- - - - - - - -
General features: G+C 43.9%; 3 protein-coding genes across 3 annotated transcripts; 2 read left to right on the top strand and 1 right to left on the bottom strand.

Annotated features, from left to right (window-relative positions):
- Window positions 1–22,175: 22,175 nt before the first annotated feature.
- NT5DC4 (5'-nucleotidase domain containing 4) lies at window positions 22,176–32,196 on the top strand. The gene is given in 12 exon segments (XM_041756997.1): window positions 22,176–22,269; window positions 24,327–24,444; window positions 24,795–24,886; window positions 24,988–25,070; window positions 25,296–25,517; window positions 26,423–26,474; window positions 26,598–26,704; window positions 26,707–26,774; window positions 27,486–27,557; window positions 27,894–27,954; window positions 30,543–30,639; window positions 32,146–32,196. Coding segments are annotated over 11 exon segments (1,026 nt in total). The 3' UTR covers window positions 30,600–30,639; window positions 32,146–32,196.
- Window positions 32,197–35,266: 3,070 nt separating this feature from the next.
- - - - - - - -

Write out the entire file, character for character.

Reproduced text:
General features: G+C 43.9%; 3 protein-coding genes across 3 annotated transcripts; 2 read left to right on the top strand and 1 right to left on the bottom strand.

Annotated features, from left to right (window-relative positions):
- Window positions 1–22,175: 22,175 nt before the first annotated feature.
- NT5DC4 (5'-nucleotidase domain containing 4) lies at window positions 22,176–32,196 on the top strand. The gene is given in 12 exon segments (XM_041756997.1): window positions 22,176–22,269; window positions 24,327–24,444; window positions 24,795–24,886; window positions 24,988–25,070; window positions 25,296–25,517; window positions 26,423–26,474; window positions 26,598–26,704; window positions 26,707–26,774; window positions 27,486–27,557; window positions 27,894–27,954; window positions 30,543–30,639; window positions 32,146–32,196. Coding segments are annotated over 11 exon segments (1,026 nt in total). The 3' UTR covers window positions 30,600–30,639; window positions 32,146–32,196.
- Window positions 32,197–35,266: 3,070 nt separating this feature from the next.